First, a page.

10. Lana Del Rey – Born to Die (Spotify)
I’ve read various articles online trying to get a grasp on why exactly Lana Del Rey has taken so much heat. What I have pieced together is that people hate her because she’s “inauthentic,” that she is fake and crass, a creation meant solely to take your money. I would not disagree. She might be all those things. But in a certain way, that’s the essence of America. So I’m just going to take her music as it is, and in doing so, this album takes the ten-spot.
9. Justin Townes Earle – Nothing’s Gonna Change the Way You Feel About Me Now (Spotify)
Currently a resident of NYC’s East Village, Justin Townes Earle recorded this album back down south, closer to his birthplace. Recorded in a converted church in Asheville, NC, this album is genre-bending, a driving fusion of country, soul, and R&B. This album seems looser than Harlem River Blues, but JTE’s songwriting has broken through to a greater level of artistry. Stripped-down and honest, these tracks are as haunting as they are enjoyable.
8. Strand of Oaks – Dark Shores (Spotify)
One of the saddest albums I have ever heard – but I love it all the same. Fully accepting the fact that life can be lonely even when it’s at its most beautiful, Strand of Oaks has captured emotions here that are rare to render perfectly in art. Pinnacle of the album is “Maureen’s.”
7. The Shins – Port of Morrow (Spotify)
An excellent album through and through, spearheaded by the giant, sweeping sonic force of “Simple Song.” If you can’t tell by reading my other Audio Muffin posts, I love thoughtful, well-wrought lyrics. Pleasing chord progressions and fitting tempos are nice to have, and they are certainly present here, but words are the most direct way of reaching a listener. These being my opined criteria, Port of Morrow comes in seventh.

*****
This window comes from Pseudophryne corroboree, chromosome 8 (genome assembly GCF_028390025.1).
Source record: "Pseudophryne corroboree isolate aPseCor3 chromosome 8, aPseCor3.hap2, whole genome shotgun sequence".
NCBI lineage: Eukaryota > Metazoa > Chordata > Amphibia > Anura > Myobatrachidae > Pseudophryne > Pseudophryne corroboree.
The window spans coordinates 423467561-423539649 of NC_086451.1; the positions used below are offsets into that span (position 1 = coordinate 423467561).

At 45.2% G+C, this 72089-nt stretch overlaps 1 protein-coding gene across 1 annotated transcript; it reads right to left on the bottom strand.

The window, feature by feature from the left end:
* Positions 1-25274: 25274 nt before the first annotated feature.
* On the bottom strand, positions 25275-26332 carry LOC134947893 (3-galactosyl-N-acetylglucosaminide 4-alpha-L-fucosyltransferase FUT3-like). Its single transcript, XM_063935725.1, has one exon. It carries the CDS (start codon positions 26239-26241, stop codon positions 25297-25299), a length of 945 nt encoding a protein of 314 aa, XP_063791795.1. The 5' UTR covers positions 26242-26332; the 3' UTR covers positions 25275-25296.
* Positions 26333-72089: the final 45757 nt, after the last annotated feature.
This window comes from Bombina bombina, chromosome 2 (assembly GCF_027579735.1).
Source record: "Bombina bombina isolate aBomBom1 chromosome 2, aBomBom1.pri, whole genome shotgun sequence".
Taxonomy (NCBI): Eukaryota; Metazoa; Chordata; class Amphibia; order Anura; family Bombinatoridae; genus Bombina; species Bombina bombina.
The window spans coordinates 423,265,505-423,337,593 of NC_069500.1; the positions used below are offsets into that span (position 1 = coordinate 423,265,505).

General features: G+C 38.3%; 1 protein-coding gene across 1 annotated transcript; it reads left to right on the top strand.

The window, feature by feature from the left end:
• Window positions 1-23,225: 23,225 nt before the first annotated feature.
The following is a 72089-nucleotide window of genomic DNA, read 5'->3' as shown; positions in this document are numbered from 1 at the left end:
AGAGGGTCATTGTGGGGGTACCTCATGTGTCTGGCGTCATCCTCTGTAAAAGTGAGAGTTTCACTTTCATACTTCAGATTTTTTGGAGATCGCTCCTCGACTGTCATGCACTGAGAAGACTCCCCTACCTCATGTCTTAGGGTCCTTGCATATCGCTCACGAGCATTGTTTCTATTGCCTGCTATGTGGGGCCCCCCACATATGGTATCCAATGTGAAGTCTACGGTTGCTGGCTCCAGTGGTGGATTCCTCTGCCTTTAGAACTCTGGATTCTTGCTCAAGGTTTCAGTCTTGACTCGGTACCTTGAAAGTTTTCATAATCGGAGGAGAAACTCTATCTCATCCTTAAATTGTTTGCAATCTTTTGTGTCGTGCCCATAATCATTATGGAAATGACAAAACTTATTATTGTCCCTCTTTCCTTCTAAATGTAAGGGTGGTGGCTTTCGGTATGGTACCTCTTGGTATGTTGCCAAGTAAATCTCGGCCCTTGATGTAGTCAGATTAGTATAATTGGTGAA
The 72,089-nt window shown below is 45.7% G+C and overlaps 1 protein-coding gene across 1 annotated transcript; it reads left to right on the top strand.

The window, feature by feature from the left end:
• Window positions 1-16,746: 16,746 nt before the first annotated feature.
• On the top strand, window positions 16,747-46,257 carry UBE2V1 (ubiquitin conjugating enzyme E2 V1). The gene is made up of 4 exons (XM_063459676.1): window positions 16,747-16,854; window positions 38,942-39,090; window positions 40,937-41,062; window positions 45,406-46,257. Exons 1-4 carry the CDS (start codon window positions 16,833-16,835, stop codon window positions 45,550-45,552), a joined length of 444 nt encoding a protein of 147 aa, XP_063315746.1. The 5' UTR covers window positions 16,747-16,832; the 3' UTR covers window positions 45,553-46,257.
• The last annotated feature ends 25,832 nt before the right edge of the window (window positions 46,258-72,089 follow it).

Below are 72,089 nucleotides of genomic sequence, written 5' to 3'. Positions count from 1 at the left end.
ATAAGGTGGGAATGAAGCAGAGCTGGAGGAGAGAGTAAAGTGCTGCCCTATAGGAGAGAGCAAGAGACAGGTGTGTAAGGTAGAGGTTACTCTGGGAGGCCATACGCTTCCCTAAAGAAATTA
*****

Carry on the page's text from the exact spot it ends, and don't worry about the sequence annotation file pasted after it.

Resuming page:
6. The Ting Tings – Sounds from Nowheresville (Spotify)
Sounds from Nowheresville is an outstanding blend of hip-hop beats and indie rock attitude. For me, The Ting Tings are a key piece of the dance-punk genre (if one has to resort to generalized categorizations). Favorite track is “Guggenheim – Got It Right Mix,” a song about finding oneself as a result of undergoing emotional turbulence.
5. Stars – The North (Spotify)
This album was my introduction to Stars, a band that’s been making music for over a decade, and it was a pleasant introduction to say the least. The synth on this record gives it a nice ‘80s feel, while the lyrics are rooted in the present. Deep and fun at the same time, these songs should stand the test of time.
4. alt-J – An Awesome Wave (Spotify)
Frank has this album in the top spot for the year, and with good reason. The sounds on this record are unique and enchanting. The percussion gets funky, paired up with legato bass tones and affecting lyrics – although I have to admit I was referencing lyrics sites quite often in attempts to decipher much of what was being stated. My listening comprehension issues aside, the album is phenomenal. Check out the chilling video for “Breezeblocks.”
2. Cloud Nothings – Attack on Memory (Spotify)
This album is quarter-life-crisis aggression captured in a bottle. The guitar is gritty, the beats are explosive, and the lyrics could not be more honest. Channeling the uncertainty and disillusionment that accompanies one’s 20-something years, this record is never boring and fully displays the dirtier sides of the human heart and psyche, both.
1. Kendrick Lamar – good kid, m.A.A.d. city (Spotify)
Admittedly not a regular listener to hip hop, I love this album. Thanks to Train, who made the introduction, I have come to appreciate this album not only for its lyrical genius but moreover its narrative arc and depth of feeling – which is to say nothing of the variety and tasteful skill with which each track is written and produced. Maybe not a surprise #1 given Kendrick Lamar’s well-documented meteoric rise this year, but truly tops of 2012, hands down.